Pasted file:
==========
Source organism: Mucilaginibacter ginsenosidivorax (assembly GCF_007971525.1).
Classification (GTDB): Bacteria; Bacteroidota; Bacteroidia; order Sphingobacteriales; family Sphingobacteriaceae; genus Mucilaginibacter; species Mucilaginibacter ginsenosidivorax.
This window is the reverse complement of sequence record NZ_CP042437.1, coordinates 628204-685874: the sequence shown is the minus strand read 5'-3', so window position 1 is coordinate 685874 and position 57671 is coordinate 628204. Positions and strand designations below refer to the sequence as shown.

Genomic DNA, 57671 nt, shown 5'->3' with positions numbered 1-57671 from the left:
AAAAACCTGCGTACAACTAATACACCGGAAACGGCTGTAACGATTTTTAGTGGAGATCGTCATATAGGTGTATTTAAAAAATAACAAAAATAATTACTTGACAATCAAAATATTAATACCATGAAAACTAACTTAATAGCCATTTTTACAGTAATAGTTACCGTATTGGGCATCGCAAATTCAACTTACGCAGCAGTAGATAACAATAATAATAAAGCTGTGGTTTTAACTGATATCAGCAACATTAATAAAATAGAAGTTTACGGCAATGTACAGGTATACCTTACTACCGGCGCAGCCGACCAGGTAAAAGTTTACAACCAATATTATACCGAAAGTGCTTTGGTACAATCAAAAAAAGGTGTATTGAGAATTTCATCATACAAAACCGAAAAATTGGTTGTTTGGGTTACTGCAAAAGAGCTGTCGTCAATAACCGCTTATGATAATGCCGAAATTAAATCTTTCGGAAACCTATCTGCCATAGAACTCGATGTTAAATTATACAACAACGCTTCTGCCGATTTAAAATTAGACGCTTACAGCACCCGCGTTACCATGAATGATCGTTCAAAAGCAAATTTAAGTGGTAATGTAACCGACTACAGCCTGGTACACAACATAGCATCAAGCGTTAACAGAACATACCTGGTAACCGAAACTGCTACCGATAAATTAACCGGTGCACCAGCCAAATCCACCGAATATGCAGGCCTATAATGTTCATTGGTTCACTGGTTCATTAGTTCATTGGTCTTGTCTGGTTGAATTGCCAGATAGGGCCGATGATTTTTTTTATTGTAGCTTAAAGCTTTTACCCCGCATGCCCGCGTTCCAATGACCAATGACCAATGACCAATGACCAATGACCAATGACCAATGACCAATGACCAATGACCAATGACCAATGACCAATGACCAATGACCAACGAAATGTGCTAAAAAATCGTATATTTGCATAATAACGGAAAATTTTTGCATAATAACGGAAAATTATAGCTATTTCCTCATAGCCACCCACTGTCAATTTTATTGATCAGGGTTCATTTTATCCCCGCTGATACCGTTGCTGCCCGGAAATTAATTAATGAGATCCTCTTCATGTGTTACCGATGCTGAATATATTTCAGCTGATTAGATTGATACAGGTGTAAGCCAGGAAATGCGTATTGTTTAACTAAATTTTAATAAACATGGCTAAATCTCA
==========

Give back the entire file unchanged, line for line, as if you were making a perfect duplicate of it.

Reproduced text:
Source organism: Mucilaginibacter ginsenosidivorax (assembly GCF_007971525.1).
Classification (GTDB): Bacteria; Bacteroidota; Bacteroidia; order Sphingobacteriales; family Sphingobacteriaceae; genus Mucilaginibacter; species Mucilaginibacter ginsenosidivorax.
This window is the reverse complement of sequence record NZ_CP042437.1, coordinates 628204-685874: the sequence shown is the minus strand read 5'-3', so window position 1 is coordinate 685874 and position 57671 is coordinate 628204. Positions and strand designations below refer to the sequence as shown.

Genomic DNA, 57671 nt, shown 5'->3' with positions numbered 1-57671 from the left:
AAAAACCTGCGTACAACTAATACACCGGAAACGGCTGTAACGATTTTTAGTGGAGATCGTCATATAGGTGTATTTAAAAAATAACAAAAATAATTACTTGACAATCAAAATATTAATACCATGAAAACTAACTTAATAGCCATTTTTACAGTAATAGTTACCGTATTGGGCATCGCAAATTCAACTTACGCAGCAGTAGATAACAATAATAATAAAGCTGTGGTTTTAACTGATATCAGCAACATTAATAAAATAGAAGTTTACGGCAATGTACAGGTATACCTTACTACCGGCGCAGCCGACCAGGTAAAAGTTTACAACCAATATTATACCGAAAGTGCTTTGGTACAATCAAAAAAAGGTGTATTGAGAATTTCATCATACAAAACCGAAAAATTGGTTGTTTGGGTTACTGCAAAAGAGCTGTCGTCAATAACCGCTTATGATAATGCCGAAATTAAATCTTTCGGAAACCTATCTGCCATAGAACTCGATGTTAAATTATACAACAACGCTTCTGCCGATTTAAAATTAGACGCTTACAGCACCCGCGTTACCATGAATGATCGTTCAAAAGCAAATTTAAGTGGTAATGTAACCGACTACAGCCTGGTACACAACATAGCATCAAGCGTTAACAGAACATACCTGGTAACCGAAACTGCTACCGATAAATTAACCGGTGCACCAGCCAAATCCACCGAATATGCAGGCCTATAATGTTCATTGGTTCACTGGTTCATTAGTTCATTGGTCTTGTCTGGTTGAATTGCCAGATAGGGCCGATGATTTTTTTTATTGTAGCTTAAAGCTTTTACCCCGCATGCCCGCGTTCCAATGACCAATGACCAATGACCAATGACCAATGACCAATGACCAATGACCAATGACCAATGACCAATGACCAATGACCAATGACCAATGACCAACGAAATGTGCTAAAAAATCGTATATTTGCATAATAACGGAAAATTTTTGCATAATAACGGAAAATTATAGCTATTTCCTCATAGCCACCCACTGTCAATTTTATTGATCAGGGTTCATTTTATCCCCGCTGATACCGTTGCTGCCCGGAAATTAATTAATGAGATCCTCTTCATGTGTTACCGATGCTGAATATATTTCAGCTGATTAGATTGATACAGGTGTAAGCCAGGAAATGCGTATTGTTTAACTAAATTTTAATAAACATGGCTAAATCTCA